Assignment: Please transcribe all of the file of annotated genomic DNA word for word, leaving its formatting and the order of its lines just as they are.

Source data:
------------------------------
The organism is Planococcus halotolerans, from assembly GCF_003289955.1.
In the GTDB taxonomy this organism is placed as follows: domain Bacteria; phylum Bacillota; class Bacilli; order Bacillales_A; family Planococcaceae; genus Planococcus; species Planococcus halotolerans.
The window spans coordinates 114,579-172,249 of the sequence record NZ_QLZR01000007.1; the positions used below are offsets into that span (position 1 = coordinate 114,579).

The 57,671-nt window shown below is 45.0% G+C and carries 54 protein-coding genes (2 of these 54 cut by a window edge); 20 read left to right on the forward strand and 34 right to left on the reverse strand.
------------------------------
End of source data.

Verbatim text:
The organism is Planococcus halotolerans, from assembly GCF_003289955.1.
In the GTDB taxonomy this organism is placed as follows: domain Bacteria; phylum Bacillota; class Bacilli; order Bacillales_A; family Planococcaceae; genus Planococcus; species Planococcus halotolerans.
The window spans coordinates 114,579-172,249 of the sequence record NZ_QLZR01000007.1; the positions used below are offsets into that span (position 1 = coordinate 114,579).

The 57,671-nt window shown below is 45.0% G+C and carries 54 protein-coding genes (2 of these 54 cut by a window edge); 20 read left to right on the forward strand and 34 right to left on the reverse strand.